John Edward Cooper’s Notes

HomeContentsAlphabetical listingWhom I’d like to meet in eternity…

Sunday School

Early Days
 1. We moved from Preston to Thornton in September or October 1955; and some time after this, arrangements were made for our Steve and me to attend Sunday School. The Sunday School chosen for us was at Wignall Memorial Methodist Church: Methodist, presumably, because Nanny and Grandad Cooper, who lived near us and who had some influence in my immediate family, were Methodists; Wignall, because this was the nearest Methodist church—and it was “their” church, even though, I believe, they no longer regularly attended services.
 2. Although both morning and afternoon school were held at Wignall, Steve and I were only sent to the morning session, to leave the afternoon free for family activities.

 3. So it was, then, that our Steve and I would walk along to Sunday School on Sunday mornings, then halfway through the session transfer from the red brick Sunday School building to the rather grand-looking main church building where the grown-ups were gathered, deposit our threepenny bits in the collection plate, and walk home again.
[1] The red brick Sunday School building… the rather grand-looking main church building: I took some photographs in 1979. These show an approach to the church from the east, but at the time Steven and I would have approached from the opposite direction, i.e. from Four Lane Ends.

Additional photos, taken 6 December 2003:

 4. And that, as far as I was concerned, was Sunday School: a weekly ritual that I acted out because I had to, and one which I would, given any opportunity, feel very relieved and glad to avoid. (“No Sunday School next week, Mummy!” I could occasionally say, with my face aglow with joy.)

 5. Of course, there was more to Sunday School than what I have just described, but nothing of positive spiritual significance to me that I can recall. And there weren’t even any material incentives for our Steve and me to attend, such as prizes; only those who attended in the afternoons got cards marked with stars, which went towards qualifying for prizes. (“Why haven’t we got star cards?” “’Cause you don’t come in the afternoon.”)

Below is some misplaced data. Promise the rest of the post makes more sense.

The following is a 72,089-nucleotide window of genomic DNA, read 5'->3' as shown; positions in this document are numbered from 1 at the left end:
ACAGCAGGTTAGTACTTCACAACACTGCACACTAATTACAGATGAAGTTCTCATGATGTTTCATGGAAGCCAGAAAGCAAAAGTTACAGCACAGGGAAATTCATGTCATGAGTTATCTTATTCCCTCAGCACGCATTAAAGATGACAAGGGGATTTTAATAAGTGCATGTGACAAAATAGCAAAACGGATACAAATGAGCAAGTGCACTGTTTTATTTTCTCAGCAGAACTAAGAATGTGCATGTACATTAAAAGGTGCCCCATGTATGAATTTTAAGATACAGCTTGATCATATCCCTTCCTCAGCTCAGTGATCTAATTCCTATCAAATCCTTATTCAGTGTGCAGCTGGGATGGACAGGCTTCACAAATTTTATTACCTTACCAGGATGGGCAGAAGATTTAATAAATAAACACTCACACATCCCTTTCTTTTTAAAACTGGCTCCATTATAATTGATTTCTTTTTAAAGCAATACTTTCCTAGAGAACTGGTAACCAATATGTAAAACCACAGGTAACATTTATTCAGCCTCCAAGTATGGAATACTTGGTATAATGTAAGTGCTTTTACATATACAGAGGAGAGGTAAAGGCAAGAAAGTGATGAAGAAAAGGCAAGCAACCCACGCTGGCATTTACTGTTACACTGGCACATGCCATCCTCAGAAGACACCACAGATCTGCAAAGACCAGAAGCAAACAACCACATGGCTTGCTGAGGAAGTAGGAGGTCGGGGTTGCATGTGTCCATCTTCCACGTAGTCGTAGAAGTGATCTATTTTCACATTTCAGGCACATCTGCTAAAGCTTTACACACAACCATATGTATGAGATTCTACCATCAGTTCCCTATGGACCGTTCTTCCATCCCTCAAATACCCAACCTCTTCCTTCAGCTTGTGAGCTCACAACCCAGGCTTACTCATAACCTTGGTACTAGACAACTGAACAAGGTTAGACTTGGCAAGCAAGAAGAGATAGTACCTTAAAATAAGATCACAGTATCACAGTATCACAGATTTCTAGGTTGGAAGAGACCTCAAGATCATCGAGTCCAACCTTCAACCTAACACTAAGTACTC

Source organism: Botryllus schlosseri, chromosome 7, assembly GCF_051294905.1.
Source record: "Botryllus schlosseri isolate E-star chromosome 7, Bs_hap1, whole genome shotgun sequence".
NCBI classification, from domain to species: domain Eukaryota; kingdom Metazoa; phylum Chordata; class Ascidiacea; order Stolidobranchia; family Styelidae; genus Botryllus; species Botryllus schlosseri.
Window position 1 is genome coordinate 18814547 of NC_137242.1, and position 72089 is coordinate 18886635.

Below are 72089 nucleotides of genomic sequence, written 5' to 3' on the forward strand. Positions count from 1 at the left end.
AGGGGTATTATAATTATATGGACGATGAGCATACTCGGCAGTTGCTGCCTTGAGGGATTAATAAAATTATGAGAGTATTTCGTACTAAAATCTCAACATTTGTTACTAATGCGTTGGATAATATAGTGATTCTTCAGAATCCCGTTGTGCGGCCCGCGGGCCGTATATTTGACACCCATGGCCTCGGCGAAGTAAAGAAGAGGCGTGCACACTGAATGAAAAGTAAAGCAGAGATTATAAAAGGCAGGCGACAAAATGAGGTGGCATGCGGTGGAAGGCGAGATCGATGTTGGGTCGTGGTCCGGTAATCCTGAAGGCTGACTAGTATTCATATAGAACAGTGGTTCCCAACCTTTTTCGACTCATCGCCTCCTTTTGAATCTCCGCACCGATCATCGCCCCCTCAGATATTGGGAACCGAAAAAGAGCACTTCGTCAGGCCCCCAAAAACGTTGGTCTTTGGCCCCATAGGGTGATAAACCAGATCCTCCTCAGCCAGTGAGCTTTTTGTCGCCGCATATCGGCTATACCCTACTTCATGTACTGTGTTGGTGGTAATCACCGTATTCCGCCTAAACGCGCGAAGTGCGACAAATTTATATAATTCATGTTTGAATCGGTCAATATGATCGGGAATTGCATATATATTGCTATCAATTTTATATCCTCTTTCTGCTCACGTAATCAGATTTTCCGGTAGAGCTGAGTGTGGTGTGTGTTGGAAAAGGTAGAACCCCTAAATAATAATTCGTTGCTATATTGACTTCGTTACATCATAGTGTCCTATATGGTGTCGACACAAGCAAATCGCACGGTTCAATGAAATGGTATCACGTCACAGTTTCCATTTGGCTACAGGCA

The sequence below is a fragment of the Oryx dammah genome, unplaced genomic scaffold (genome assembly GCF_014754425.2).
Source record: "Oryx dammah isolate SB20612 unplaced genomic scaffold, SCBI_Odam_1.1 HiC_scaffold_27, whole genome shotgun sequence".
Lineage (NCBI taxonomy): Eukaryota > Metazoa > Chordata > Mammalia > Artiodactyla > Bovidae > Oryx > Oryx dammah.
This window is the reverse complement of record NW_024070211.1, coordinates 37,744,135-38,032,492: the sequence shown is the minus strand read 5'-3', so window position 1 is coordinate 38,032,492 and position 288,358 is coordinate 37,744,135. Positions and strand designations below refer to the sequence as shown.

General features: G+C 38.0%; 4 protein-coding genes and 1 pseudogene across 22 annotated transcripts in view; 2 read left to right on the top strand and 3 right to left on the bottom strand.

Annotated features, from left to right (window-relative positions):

6. I can remember certain incidental events at Sunday School, like when one of the teachers—a tall, thin, dark-haired man with glasses, who was short-tongued—told us about a certain large church building, and I asked my Mum afterwards what a “cassedral” was.
 “A what?”
 “Oh, you mean a ‘cathedral’!”

 7. And I can still picture one of the men in the choir in the main church building, a red-cheeked man;
[2] but I only remember him because I dreamt one night that his horse was shot and it keeled over, stiff-legged, as if it was a stuffed horse, and the red-faced man wept bitterly. (It was the kind of dream that one wakes up from with a feeling of horror. I don’t suppose for a minute that the man really did have a horse!)
[2] One of the men in the choir…, a red-cheeked man: He looked a bit like the actor Terence Alexander.
 8. And I remember the first minister:[3] a youngish man with straight dark hair; plumpish, with black framed glasses like my Dad’s; leaning over the pulpit with his hands lightly clasped, and his nostrils flaring in time with his words.
[3] The first minister: His name, on Chris Woodhead’s information, was Mr. Tudor. John Tudor was probably, in fact, not the “first minister” at Wignall when I went to Sunday School there, just the first that I can remember, for his tenure there was from 1957 to autumn 1960.
 According to an article “Superintendent Ministers” that I found in 2009 on the Methodist Central Hall Westminster website:
Rev. Richard John Tudor…